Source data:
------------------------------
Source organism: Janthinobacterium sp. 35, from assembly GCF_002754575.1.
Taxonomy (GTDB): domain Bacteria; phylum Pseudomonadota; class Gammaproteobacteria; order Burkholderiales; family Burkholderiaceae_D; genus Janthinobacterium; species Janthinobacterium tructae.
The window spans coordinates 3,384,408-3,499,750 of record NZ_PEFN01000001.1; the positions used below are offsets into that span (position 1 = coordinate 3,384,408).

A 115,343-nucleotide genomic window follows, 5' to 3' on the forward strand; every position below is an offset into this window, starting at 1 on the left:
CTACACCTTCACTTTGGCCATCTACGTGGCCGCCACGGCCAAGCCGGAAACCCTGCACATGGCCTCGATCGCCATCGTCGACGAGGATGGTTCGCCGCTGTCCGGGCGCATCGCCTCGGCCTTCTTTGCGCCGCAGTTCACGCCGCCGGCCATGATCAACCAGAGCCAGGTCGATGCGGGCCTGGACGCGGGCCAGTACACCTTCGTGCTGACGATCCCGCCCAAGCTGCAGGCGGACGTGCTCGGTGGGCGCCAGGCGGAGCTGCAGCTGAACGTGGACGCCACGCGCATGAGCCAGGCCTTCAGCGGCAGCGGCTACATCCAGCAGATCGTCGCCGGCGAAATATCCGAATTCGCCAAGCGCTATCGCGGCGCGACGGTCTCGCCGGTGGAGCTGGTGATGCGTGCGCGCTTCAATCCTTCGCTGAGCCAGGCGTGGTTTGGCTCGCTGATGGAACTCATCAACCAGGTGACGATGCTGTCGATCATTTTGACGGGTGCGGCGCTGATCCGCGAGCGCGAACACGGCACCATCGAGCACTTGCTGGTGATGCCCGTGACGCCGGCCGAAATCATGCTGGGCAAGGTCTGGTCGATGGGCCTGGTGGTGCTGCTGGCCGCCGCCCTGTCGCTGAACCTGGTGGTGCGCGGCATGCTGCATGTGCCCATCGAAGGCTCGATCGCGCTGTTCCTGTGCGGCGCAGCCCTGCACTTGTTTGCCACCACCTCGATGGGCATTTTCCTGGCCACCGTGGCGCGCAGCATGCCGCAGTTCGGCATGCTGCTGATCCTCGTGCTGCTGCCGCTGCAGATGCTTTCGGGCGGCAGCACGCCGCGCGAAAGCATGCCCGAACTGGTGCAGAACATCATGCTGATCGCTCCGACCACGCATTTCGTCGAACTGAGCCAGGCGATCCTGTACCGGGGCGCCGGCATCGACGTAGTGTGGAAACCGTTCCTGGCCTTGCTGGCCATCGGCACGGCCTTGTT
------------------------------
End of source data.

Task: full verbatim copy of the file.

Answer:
Source organism: Janthinobacterium sp. 35, from assembly GCF_002754575.1.
Taxonomy (GTDB): domain Bacteria; phylum Pseudomonadota; class Gammaproteobacteria; order Burkholderiales; family Burkholderiaceae_D; genus Janthinobacterium; species Janthinobacterium tructae.
The window spans coordinates 3,384,408-3,499,750 of record NZ_PEFN01000001.1; the positions used below are offsets into that span (position 1 = coordinate 3,384,408).

A 115,343-nucleotide genomic window follows, 5' to 3' on the forward strand; every position below is an offset into this window, starting at 1 on the left:
CTACACCTTCACTTTGGCCATCTACGTGGCCGCCACGGCCAAGCCGGAAACCCTGCACATGGCCTCGATCGCCATCGTCGACGAGGATGGTTCGCCGCTGTCCGGGCGCATCGCCTCGGCCTTCTTTGCGCCGCAGTTCACGCCGCCGGCCATGATCAACCAGAGCCAGGTCGATGCGGGCCTGGACGCGGGCCAGTACACCTTCGTGCTGACGATCCCGCCCAAGCTGCAGGCGGACGTGCTCGGTGGGCGCCAGGCGGAGCTGCAGCTGAACGTGGACGCCACGCGCATGAGCCAGGCCTTCAGCGGCAGCGGCTACATCCAGCAGATCGTCGCCGGCGAAATATCCGAATTCGCCAAGCGCTATCGCGGCGCGACGGTCTCGCCGGTGGAGCTGGTGATGCGTGCGCGCTTCAATCCTTCGCTGAGCCAGGCGTGGTTTGGCTCGCTGATGGAACTCATCAACCAGGTGACGATGCTGTCGATCATTTTGACGGGTGCGGCGCTGATCCGCGAGCGCGAACACGGCACCATCGAGCACTTGCTGGTGATGCCCGTGACGCCGGCCGAAATCATGCTGGGCAAGGTCTGGTCGATGGGCCTGGTGGTGCTGCTGGCCGCCGCCCTGTCGCTGAACCTGGTGGTGCGCGGCATGCTGCATGTGCCCATCGAAGGCTCGATCGCGCTGTTCCTGTGCGGCGCAGCCCTGCACTTGTTTGCCACCACCTCGATGGGCATTTTCCTGGCCACCGTGGCGCGCAGCATGCCGCAGTTCGGCATGCTGCTGATCCTCGTGCTGCTGCCGCTGCAGATGCTTTCGGGCGGCAGCACGCCGCGCGAAAGCATGCCCGAACTGGTGCAGAACATCATGCTGATCGCTCCGACCACGCATTTCGTCGAACTGAGCCAGGCGATCCTGTACCGGGGCGCCGGCATCGACGTAGTGTGGAAACCGTTCCTGGCCTTGCTGGCCATCGGCACGGCCTTGTT